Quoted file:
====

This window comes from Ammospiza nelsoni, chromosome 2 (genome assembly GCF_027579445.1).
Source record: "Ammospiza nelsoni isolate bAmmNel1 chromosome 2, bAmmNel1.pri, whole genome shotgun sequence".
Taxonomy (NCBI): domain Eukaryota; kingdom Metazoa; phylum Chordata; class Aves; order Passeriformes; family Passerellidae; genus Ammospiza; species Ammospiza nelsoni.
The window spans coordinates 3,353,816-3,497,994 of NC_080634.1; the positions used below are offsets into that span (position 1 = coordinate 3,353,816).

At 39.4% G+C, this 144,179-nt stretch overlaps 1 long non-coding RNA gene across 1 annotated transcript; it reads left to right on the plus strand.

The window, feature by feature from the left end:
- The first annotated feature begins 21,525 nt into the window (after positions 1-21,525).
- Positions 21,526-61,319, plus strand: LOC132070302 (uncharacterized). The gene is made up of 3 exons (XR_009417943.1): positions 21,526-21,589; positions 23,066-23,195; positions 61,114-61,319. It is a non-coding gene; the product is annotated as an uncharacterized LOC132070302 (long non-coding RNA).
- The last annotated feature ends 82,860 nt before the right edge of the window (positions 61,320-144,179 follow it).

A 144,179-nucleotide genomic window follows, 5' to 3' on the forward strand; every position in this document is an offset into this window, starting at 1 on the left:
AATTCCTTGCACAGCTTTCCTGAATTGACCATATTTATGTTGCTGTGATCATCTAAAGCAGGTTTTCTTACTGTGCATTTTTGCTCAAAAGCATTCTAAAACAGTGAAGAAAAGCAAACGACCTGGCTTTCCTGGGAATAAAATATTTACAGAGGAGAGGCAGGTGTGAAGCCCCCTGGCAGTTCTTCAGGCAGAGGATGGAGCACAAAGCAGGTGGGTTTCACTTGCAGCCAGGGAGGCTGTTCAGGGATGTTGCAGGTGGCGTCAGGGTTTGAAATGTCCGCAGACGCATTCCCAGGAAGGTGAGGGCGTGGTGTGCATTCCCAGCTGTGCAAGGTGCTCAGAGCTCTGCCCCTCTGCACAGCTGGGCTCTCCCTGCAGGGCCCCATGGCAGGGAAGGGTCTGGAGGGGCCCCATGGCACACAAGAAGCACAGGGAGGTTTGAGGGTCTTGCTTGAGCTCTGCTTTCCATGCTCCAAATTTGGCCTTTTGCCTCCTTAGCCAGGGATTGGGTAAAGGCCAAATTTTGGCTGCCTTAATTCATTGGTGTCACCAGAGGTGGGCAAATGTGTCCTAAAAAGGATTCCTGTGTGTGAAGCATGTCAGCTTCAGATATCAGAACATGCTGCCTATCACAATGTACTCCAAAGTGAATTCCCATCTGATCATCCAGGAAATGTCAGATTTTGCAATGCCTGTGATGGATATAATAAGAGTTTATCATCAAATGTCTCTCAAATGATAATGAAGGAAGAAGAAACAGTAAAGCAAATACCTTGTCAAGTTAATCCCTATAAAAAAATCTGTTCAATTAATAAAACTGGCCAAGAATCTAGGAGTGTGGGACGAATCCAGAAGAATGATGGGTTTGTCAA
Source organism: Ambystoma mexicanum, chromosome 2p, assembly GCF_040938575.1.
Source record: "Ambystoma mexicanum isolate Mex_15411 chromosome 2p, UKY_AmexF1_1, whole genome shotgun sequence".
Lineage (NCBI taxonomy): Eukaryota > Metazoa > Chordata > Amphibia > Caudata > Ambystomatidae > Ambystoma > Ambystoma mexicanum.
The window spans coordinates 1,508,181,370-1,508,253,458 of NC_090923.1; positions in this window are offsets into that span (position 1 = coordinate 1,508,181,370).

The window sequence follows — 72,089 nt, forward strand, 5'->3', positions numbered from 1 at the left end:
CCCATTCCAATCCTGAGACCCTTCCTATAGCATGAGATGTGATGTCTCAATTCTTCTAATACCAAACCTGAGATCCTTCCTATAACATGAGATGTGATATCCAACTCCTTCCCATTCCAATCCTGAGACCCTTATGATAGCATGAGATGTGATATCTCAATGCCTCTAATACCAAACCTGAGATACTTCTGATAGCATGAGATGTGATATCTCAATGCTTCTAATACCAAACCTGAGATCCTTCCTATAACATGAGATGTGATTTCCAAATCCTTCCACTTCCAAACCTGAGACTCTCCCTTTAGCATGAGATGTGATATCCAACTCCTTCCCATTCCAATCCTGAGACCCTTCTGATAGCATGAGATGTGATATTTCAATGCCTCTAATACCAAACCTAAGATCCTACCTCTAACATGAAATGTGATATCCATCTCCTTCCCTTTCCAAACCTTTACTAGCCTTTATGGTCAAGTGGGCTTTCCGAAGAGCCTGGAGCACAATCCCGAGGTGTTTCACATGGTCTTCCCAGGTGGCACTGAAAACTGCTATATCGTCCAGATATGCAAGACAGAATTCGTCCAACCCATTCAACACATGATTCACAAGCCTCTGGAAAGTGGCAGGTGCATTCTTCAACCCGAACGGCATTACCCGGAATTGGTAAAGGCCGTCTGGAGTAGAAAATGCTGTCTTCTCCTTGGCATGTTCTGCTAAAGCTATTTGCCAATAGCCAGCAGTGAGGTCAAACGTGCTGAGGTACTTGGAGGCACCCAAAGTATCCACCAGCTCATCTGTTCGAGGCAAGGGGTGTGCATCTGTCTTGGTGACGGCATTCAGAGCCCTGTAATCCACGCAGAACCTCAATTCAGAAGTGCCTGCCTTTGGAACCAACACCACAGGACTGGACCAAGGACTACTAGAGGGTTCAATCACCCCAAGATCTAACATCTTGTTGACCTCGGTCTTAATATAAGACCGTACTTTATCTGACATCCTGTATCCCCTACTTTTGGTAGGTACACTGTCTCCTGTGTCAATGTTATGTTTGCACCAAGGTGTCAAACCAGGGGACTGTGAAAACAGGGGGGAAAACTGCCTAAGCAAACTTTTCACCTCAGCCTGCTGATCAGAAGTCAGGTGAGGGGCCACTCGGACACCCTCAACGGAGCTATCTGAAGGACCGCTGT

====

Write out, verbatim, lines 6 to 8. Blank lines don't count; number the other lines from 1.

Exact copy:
The window, feature by feature from the left end:
- The first annotated feature begins 21,525 nt into the window (after positions 1-21,525).
- Positions 21,526-61,319, plus strand: LOC132070302 (uncharacterized). The gene is made up of 3 exons (XR_009417943.1): positions 21,526-21,589; positions 23,066-23,195; positions 61,114-61,319. It is a non-coding gene; the product is annotated as an uncharacterized LOC132070302 (long non-coding RNA).